Over the last couple of years I have been researching PhD programs with an eye toward taking that final step in my academic career (having already done an MBA). I’ve had a former professor of mine pushing me in this direction just about ever since I finished my undergraduate studies oh so many years ago. I resisted for many reasons, but a couple years back it occurred to me that one of my major excuses – lack of shareable experience to bring into the classroom – wasn’t really valid any longer. That started the process.
This week I was offered a PhD studentship by the business school at the University of Exeter in England and have accepted. I still have to be offered and accept admission by the university proper, but that is just a formality and should happen shortly. The business school wouldn’t offer me the funding if they weren’t going to accept me, after all.
That means I’ll be leaving my current position as a professional analyst, but it most certainly doesn’t mean I’ll be leaving the markets or trading. In fact, that will be the focus of my dissertation. My research proposal for admission was on the subject of individual retail forex trader profitability and performance. It fits into the general area of Behavioral Finance, which is basically the counter-point field to classic efficient markets theory.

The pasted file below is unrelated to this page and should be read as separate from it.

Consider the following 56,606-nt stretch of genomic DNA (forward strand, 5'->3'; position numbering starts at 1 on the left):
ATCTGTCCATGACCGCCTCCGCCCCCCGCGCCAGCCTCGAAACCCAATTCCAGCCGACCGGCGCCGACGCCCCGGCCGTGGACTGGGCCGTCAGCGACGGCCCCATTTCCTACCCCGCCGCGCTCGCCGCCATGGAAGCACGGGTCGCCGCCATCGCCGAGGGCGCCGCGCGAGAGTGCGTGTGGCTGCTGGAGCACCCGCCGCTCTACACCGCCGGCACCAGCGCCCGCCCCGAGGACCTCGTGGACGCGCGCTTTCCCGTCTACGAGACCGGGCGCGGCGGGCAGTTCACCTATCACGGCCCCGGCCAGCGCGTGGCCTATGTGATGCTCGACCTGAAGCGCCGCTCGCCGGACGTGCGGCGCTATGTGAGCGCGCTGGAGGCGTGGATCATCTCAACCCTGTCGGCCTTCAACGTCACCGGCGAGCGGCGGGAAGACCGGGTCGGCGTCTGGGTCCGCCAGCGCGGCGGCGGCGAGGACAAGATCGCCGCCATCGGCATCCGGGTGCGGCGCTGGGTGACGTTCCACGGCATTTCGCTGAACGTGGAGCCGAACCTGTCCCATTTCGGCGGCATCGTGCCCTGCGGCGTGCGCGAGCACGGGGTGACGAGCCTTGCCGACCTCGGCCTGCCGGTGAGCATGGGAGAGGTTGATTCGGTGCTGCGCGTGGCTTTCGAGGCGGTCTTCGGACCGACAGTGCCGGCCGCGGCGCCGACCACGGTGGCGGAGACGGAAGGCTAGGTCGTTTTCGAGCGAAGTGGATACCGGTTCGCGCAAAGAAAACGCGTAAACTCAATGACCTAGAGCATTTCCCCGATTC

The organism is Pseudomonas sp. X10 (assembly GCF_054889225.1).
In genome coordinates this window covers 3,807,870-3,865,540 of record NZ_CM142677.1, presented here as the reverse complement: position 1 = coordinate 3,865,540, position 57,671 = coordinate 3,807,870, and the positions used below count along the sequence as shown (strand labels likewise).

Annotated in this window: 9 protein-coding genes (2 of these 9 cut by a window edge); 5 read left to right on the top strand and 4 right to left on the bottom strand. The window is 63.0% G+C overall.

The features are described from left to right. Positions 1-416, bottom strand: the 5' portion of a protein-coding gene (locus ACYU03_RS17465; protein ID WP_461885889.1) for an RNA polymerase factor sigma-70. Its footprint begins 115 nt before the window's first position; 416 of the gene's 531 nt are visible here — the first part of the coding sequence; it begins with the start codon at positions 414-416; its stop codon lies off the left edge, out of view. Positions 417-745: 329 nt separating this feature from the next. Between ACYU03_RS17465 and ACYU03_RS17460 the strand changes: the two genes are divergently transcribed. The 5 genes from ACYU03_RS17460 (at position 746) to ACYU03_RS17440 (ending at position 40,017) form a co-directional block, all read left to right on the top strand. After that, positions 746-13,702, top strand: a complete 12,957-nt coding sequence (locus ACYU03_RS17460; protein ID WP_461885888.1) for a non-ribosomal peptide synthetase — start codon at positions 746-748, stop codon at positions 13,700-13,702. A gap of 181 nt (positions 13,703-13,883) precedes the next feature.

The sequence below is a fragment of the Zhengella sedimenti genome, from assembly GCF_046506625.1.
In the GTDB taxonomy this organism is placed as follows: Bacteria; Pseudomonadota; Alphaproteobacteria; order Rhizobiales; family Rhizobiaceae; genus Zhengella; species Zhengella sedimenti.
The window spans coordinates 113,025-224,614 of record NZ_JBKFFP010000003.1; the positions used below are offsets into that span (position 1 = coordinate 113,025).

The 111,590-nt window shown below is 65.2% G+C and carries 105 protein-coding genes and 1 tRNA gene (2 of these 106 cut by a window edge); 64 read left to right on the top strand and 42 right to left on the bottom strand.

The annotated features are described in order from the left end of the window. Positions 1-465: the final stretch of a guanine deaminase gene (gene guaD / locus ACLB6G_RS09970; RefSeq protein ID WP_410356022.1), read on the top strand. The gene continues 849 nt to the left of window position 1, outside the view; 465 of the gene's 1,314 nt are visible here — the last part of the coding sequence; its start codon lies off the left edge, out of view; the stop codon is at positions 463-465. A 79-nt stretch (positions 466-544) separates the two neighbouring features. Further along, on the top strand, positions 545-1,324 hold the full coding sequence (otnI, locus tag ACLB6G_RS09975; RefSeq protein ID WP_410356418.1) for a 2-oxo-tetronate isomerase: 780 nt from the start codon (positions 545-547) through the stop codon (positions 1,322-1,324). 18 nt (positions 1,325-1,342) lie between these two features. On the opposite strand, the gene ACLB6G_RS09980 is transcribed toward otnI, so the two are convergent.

I’m really looking forward to delving into the data (I’ll be using a big set of trader transactional and performance data for my studies) and the sort of results that come from it. As much as this will be academically oriented work, I see lots of opportunity for it to be applied in the practical arena.
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About the Author
John Forman, author of this blog, has traded for more than 20 years, is a professional market analyst, and authored The Essentials of Trading. He is an active participant in trading forums, consults for trading related businesses, as published literally dozens of trading articles, and has been quoted in a number of books and in the media.
** See John’s full bio.